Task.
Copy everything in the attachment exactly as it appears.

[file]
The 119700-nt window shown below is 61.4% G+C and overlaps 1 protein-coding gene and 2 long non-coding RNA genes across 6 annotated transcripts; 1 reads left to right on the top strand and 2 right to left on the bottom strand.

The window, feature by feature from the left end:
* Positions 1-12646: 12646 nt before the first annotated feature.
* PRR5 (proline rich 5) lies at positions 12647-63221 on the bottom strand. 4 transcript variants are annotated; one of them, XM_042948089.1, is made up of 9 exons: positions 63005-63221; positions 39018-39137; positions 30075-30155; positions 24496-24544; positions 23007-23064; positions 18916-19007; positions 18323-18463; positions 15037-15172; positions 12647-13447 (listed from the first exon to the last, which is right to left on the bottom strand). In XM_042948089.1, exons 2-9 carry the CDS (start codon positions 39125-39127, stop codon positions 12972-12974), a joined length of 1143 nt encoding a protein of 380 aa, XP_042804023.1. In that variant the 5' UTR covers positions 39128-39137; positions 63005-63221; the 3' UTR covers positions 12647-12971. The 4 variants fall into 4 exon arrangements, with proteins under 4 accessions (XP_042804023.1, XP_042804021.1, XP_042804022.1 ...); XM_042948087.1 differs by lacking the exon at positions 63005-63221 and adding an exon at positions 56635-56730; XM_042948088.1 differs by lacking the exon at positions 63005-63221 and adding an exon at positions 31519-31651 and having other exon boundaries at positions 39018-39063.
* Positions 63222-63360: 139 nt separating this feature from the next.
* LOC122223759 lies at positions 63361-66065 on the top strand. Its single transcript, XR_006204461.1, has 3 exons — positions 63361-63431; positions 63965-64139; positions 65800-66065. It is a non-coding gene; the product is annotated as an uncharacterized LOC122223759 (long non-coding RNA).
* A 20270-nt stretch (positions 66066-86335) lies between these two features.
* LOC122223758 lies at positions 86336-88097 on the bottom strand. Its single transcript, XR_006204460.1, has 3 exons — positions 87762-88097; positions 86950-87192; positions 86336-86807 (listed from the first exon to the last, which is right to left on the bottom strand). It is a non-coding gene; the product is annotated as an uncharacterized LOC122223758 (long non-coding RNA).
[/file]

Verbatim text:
The 119700-nt window shown below is 61.4% G+C and overlaps 1 protein-coding gene and 2 long non-coding RNA genes across 6 annotated transcripts; 1 reads left to right on the top strand and 2 right to left on the bottom strand.

The window, feature by feature from the left end:
* Positions 1-12646: 12646 nt before the first annotated feature.
* PRR5 (proline rich 5) lies at positions 12647-63221 on the bottom strand. 4 transcript variants are annotated; one of them, XM_042948089.1, is made up of 9 exons: positions 63005-63221; positions 39018-39137; positions 30075-30155; positions 24496-24544; positions 23007-23064; positions 18916-19007; positions 18323-18463; positions 15037-15172; positions 12647-13447 (listed from the first exon to the last, which is right to left on the bottom strand). In XM_042948089.1, exons 2-9 carry the CDS (start codon positions 39125-39127, stop codon positions 12972-12974), a joined length of 1143 nt encoding a protein of 380 aa, XP_042804023.1. In that variant the 5' UTR covers positions 39128-39137; positions 63005-63221; the 3' UTR covers positions 12647-12971. The 4 variants fall into 4 exon arrangements, with proteins under 4 accessions (XP_042804023.1, XP_042804021.1, XP_042804022.1 ...); XM_042948087.1 differs by lacking the exon at positions 63005-63221 and adding an exon at positions 56635-56730; XM_042948088.1 differs by lacking the exon at positions 63005-63221 and adding an exon at positions 31519-31651 and having other exon boundaries at positions 39018-39063.
* Positions 63222-63360: 139 nt separating this feature from the next.
* LOC122223759 lies at positions 63361-66065 on the top strand. Its single transcript, XR_006204461.1, has 3 exons — positions 63361-63431; positions 63965-64139; positions 65800-66065. It is a non-coding gene; the product is annotated as an uncharacterized LOC122223759 (long non-coding RNA).
* A 20270-nt stretch (positions 66066-86335) lies between these two features.
* LOC122223758 lies at positions 86336-88097 on the bottom strand. Its single transcript, XR_006204460.1, has 3 exons — positions 87762-88097; positions 86950-87192; positions 86336-86807 (listed from the first exon to the last, which is right to left on the bottom strand). It is a non-coding gene; the product is annotated as an uncharacterized LOC122223758 (long non-coding RNA).